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Ordinary Americans Also Chip In for Chernobyl Aid : Grateful Soviets Wept as Gale Departed

May 18, 1986|HARRY NELSON | Times Medical Writer

When it was time for him to return home, UCLA physician Robert P. Gale's grateful Soviet counterparts in Moscow embraced him with tears in their eyes.

The plight of the victims of the April 26 Chernobyl nuclear disaster also touched ordinary Americans, many of whose letters have ended up in the personal briefcase of Soviet leader Mikhail S. Gorbachev.

In his first interview upon returning to the United States, Gale on Saturday recalled how his two weeks in Moscow were filled with frantic efforts to mobilize an extraordinary international medical rescue effort that involved 15 countries.

But whether those efforts are successful may not be known for weeks, said the bone marrow specialist.

"The real work starts now," Gale said, referring to the critical four-week period following a bone marrow transplant during which radiation victims are highly susceptible to bleeding problems and infections even when bolstered by strict isolation from germs, numerous blood transfusions and complex drug therapy.

Israeli Specialist

Back in Los Angeles from the Soviet Union, where he and two UCLA colleagues and an Israeli bone marrow transplant expert helped Soviet doctors transplant life-giving marrow to 19 Chernobyl victims, Gale said he plans to return to Moscow in a "few days."

He arrived home Friday night aboard the private jet of Armand Hammer, the Los Angeles oil magnate whose contacts with high Soviet officials paved the way for the UCLA team to assist in treating victims of the world's worst nuclear accident.

About 300 Soviet citizens received severe radiation injuries, and at least 11 have died. Two others died during the initial explosion. In addition, at least 100,000 people will be examined periodically throughout their lives to monitor the long-term effects of radiation, according to Gale.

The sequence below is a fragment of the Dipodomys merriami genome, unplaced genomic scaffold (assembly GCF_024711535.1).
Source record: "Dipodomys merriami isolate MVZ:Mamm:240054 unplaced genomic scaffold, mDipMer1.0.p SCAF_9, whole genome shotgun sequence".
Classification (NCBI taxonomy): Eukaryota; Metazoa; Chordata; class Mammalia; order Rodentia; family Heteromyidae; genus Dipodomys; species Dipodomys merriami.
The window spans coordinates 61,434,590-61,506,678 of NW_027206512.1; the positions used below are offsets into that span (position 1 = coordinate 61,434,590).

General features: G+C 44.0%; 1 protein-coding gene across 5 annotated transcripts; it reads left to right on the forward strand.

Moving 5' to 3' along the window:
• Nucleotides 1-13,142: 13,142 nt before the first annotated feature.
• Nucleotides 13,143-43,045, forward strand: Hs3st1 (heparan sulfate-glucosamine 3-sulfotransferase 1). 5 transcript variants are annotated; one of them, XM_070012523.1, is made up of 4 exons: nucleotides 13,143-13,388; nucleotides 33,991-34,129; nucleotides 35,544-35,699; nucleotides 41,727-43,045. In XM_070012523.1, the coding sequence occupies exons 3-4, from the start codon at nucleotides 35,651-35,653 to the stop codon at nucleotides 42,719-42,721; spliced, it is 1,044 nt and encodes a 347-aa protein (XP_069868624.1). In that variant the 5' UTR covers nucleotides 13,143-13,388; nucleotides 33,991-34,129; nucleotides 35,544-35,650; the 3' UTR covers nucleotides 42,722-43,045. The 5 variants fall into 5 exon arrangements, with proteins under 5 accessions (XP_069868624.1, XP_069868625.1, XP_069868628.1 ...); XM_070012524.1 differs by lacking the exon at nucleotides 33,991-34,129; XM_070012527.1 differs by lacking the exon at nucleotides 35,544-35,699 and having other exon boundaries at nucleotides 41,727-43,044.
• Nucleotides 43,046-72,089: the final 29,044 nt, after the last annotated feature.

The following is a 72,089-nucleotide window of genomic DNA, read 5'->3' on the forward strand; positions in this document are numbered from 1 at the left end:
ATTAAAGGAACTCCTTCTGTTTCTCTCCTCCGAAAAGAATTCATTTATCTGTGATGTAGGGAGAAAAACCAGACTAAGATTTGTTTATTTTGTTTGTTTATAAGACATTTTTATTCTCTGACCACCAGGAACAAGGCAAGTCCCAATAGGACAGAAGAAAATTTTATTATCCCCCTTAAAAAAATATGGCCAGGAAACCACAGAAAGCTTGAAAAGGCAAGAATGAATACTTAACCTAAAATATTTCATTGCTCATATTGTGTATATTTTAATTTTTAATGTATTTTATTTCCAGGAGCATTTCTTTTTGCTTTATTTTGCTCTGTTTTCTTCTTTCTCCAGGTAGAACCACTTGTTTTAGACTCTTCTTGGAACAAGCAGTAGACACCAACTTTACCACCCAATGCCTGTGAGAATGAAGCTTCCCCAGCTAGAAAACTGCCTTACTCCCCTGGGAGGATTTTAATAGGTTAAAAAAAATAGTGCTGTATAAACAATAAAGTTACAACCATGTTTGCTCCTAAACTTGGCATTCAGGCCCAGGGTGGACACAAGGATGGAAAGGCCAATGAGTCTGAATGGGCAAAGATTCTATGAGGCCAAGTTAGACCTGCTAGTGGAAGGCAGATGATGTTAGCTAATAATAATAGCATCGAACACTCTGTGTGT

He and Hammer were interviewed aboard Hammer's jet after it landed.

"There were tears in the eyes of the Soviet doctors as they embraced us before we left," Hammer said.

Gorbachev's Gratitude

Earlier in the week, Gale was driven to the Kremlin, where Gorbachev personally expressed his nation's gratitude for the outside medical assistance.

"He had just come from a Politburo meeting and his briefcase was filled with letters to take home," Hammer recounted. "He opened the case and showed us some from Americans with five-dollar and ten-dollar bills clipped to them."

Gale arrived alone in Moscow on May 2. He was quickly taken to Moscow Hospital No. 6. After a briefing by Soviet doctors, Gale sent an urgent message to UCLA, summoning Paul I. Terasaki, a tissue-typing expert, to Moscow. Another urgent request went to Dr. Yair Reisner, the Israeli physician who specializes in treating marrow in a way that helps prevent rejection.

The other UCLA team member dispatched was Dr. Richard Champlin, chief of UCLA's bone marrow transplant program.

The need to tissue type the radiation victims became apparent because none of them had been tissue typed prior to the accident. Tissue typing is essential to assure compatibility between a patient and a donor. "I don't think that anybody had thought of typing them (ahead of time)," Gale said.

White Blood Cells Destroyed

In at least six workers, radiation had destroyed all their white blood cells, which are used to determine tissue type. Lacking a means to find a matching donor--ideally an identical twin or other sibling--the Soviet and U.S. doctors were forced to use fetal liver transplants as a substitute, a highly experimental procedure believed to be the next best alternative.

In addition to calling for help from colleagues, Gale also had to order a long list of specialized supplies, medications and equipment. And he spent much of each day on the telephone with Rick Jacobs, Hammer's assistant at the Occidental Petroleum Corp. in Los Angeles. It was Jacobs who located the supplies and equipment and arranged for their immediate shipment to Moscow.

Gale's wife Tomar, who also was in Moscow, worked in Hammer's office there helping with the international communications.

"Sometimes there would be a blood counter coming in from France, cyclosporin (a transplant drug) from Switzerland and technicians from two other countries coming in to operate another piece of equipment--all of them arriving without visas and customs inspections," Gale said.

"That's something I've never seen before," said Hammer, who has personally known every Soviet leader since V.I. Lenin, founder of the Soviet state.

Aid from 15 Countries

In all, 15 countries contributed to the effort, he said.

"We didn't succeed in every case," Gale said, referring to the most severely irradiated, including firemen and at least one physician. "But as I look at it, 24 of the 35 are still alive. Most of the deaths have been from skin, gastrointestinal or liver damage from radiation, not from the transplants," he added.

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